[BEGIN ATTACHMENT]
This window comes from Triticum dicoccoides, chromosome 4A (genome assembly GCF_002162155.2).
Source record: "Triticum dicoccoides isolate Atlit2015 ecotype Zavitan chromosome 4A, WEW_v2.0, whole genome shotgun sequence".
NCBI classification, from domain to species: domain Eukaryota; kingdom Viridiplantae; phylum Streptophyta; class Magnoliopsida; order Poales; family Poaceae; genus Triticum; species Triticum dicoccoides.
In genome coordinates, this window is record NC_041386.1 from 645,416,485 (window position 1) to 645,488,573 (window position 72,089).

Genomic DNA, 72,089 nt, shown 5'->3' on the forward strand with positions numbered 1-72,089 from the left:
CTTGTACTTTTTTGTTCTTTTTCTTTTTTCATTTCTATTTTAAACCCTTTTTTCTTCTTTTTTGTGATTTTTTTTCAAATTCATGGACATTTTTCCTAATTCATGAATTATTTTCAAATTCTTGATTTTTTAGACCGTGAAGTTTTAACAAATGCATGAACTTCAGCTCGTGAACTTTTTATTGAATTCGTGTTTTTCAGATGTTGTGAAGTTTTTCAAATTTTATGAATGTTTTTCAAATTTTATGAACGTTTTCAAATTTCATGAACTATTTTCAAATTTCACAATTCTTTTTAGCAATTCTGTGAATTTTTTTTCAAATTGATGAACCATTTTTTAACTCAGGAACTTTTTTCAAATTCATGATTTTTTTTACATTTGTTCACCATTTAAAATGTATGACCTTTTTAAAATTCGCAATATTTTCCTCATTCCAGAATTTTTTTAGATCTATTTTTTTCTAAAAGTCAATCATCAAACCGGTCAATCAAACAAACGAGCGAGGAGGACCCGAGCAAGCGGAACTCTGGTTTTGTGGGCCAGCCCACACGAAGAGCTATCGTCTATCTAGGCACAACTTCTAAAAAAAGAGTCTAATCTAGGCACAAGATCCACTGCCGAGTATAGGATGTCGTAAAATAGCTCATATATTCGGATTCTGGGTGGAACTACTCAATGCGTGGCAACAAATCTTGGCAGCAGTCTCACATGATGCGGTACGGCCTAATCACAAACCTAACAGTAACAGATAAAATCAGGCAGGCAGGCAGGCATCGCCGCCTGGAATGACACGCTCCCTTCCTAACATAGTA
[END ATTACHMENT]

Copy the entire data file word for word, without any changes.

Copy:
This window comes from Triticum dicoccoides, chromosome 4A (genome assembly GCF_002162155.2).
Source record: "Triticum dicoccoides isolate Atlit2015 ecotype Zavitan chromosome 4A, WEW_v2.0, whole genome shotgun sequence".
NCBI classification, from domain to species: domain Eukaryota; kingdom Viridiplantae; phylum Streptophyta; class Magnoliopsida; order Poales; family Poaceae; genus Triticum; species Triticum dicoccoides.
In genome coordinates, this window is record NC_041386.1 from 645,416,485 (window position 1) to 645,488,573 (window position 72,089).

Genomic DNA, 72,089 nt, shown 5'->3' on the forward strand with positions numbered 1-72,089 from the left:
CTTGTACTTTTTTGTTCTTTTTCTTTTTTCATTTCTATTTTAAACCCTTTTTTCTTCTTTTTTGTGATTTTTTTTCAAATTCATGGACATTTTTCCTAATTCATGAATTATTTTCAAATTCTTGATTTTTTAGACCGTGAAGTTTTAACAAATGCATGAACTTCAGCTCGTGAACTTTTTATTGAATTCGTGTTTTTCAGATGTTGTGAAGTTTTTCAAATTTTATGAATGTTTTTCAAATTTTATGAACGTTTTCAAATTTCATGAACTATTTTCAAATTTCACAATTCTTTTTAGCAATTCTGTGAATTTTTTTTCAAATTGATGAACCATTTTTTAACTCAGGAACTTTTTTCAAATTCATGATTTTTTTTACATTTGTTCACCATTTAAAATGTATGACCTTTTTAAAATTCGCAATATTTTCCTCATTCCAGAATTTTTTTAGATCTATTTTTTTCTAAAAGTCAATCATCAAACCGGTCAATCAAACAAACGAGCGAGGAGGACCCGAGCAAGCGGAACTCTGGTTTTGTGGGCCAGCCCACACGAAGAGCTATCGTCTATCTAGGCACAACTTCTAAAAAAAGAGTCTAATCTAGGCACAAGATCCACTGCCGAGTATAGGATGTCGTAAAATAGCTCATATATTCGGATTCTGGGTGGAACTACTCAATGCGTGGCAACAAATCTTGGCAGCAGTCTCACATGATGCGGTACGGCCTAATCACAAACCTAACAGTAACAGATAAAATCAGGCAGGCAGGCAGGCATCGCCGCCTGGAATGACACGCTCCCTTCCTAACATAGTA